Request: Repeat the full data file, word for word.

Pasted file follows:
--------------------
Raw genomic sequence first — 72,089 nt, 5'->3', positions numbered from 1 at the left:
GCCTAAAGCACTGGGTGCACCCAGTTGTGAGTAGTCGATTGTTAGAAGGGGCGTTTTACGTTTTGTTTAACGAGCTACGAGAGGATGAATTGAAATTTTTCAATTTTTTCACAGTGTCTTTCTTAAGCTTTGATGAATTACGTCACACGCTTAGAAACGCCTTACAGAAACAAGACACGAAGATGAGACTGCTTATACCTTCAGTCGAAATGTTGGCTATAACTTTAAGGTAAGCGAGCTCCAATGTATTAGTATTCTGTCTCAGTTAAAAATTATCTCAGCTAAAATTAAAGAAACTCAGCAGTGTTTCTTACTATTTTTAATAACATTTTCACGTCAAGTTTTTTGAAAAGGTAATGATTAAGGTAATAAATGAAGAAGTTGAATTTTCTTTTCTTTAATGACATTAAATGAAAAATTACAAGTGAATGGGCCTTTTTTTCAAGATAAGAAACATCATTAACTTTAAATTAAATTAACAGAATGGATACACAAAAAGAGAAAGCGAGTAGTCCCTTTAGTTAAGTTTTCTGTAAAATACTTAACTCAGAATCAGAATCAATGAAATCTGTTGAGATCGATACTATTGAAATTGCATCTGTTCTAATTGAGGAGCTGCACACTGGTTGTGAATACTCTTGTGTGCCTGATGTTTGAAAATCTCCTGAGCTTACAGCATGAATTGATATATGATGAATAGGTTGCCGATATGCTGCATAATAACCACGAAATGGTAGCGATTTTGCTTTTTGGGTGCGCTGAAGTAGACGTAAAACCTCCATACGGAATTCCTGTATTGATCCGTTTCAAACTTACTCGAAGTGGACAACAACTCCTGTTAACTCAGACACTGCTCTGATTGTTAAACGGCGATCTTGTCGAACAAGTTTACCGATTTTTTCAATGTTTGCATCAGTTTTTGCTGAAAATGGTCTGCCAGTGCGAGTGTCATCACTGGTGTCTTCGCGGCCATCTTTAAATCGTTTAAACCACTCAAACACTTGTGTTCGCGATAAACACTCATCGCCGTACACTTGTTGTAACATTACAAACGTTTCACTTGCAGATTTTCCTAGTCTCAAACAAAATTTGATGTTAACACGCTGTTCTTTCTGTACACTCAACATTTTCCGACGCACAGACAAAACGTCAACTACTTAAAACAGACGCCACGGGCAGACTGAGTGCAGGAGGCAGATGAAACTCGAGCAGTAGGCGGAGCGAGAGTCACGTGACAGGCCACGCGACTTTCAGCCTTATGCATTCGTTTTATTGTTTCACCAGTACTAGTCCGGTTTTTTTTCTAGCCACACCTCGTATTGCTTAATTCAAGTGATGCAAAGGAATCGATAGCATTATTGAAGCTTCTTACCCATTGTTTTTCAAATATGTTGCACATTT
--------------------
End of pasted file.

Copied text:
Raw genomic sequence first — 72,089 nt, 5'->3', positions numbered from 1 at the left:
GCCTAAAGCACTGGGTGCACCCAGTTGTGAGTAGTCGATTGTTAGAAGGGGCGTTTTACGTTTTGTTTAACGAGCTACGAGAGGATGAATTGAAATTTTTCAATTTTTTCACAGTGTCTTTCTTAAGCTTTGATGAATTACGTCACACGCTTAGAAACGCCTTACAGAAACAAGACACGAAGATGAGACTGCTTATACCTTCAGTCGAAATGTTGGCTATAACTTTAAGGTAAGCGAGCTCCAATGTATTAGTATTCTGTCTCAGTTAAAAATTATCTCAGCTAAAATTAAAGAAACTCAGCAGTGTTTCTTACTATTTTTAATAACATTTTCACGTCAAGTTTTTTGAAAAGGTAATGATTAAGGTAATAAATGAAGAAGTTGAATTTTCTTTTCTTTAATGACATTAAATGAAAAATTACAAGTGAATGGGCCTTTTTTTCAAGATAAGAAACATCATTAACTTTAAATTAAATTAACAGAATGGATACACAAAAAGAGAAAGCGAGTAGTCCCTTTAGTTAAGTTTTCTGTAAAATACTTAACTCAGAATCAGAATCAATGAAATCTGTTGAGATCGATACTATTGAAATTGCATCTGTTCTAATTGAGGAGCTGCACACTGGTTGTGAATACTCTTGTGTGCCTGATGTTTGAAAATCTCCTGAGCTTACAGCATGAATTGATATATGATGAATAGGTTGCCGATATGCTGCATAATAACCACGAAATGGTAGCGATTTTGCTTTTTGGGTGCGCTGAAGTAGACGTAAAACCTCCATACGGAATTCCTGTATTGATCCGTTTCAAACTTACTCGAAGTGGACAACAACTCCTGTTAACTCAGACACTGCTCTGATTGTTAAACGGCGATCTTGTCGAACAAGTTTACCGATTTTTTCAATGTTTGCATCAGTTTTTGCTGAAAATGGTCTGCCAGTGCGAGTGTCATCACTGGTGTCTTCGCGGCCATCTTTAAATCGTTTAAACCACTCAAACACTTGTGTTCGCGATAAACACTCATCGCCGTACACTTGTTGTAACATTACAAACGTTTCACTTGCAGATTTTCCTAGTCTCAAACAAAATTTGATGTTAACACGCTGTTCTTTCTGTACACTCAACATTTTCCGACGCACAGACAAAACGTCAACTACTTAAAACAGACGCCACGGGCAGACTGAGTGCAGGAGGCAGATGAAACTCGAGCAGTAGGCGGAGCGAGAGTCACGTGACAGGCCACGCGACTTTCAGCCTTATGCATTCGTTTTATTGTTTCACCAGTACTAGTCCGGTTTTTTTTCTAGCCACACCTCGTATTGCTTAATTCAAGTGATGCAAAGGAATCGATAGCATTATTGAAGCTTCTTACCCATTGTTTTTCAAATATGTTGCACATTT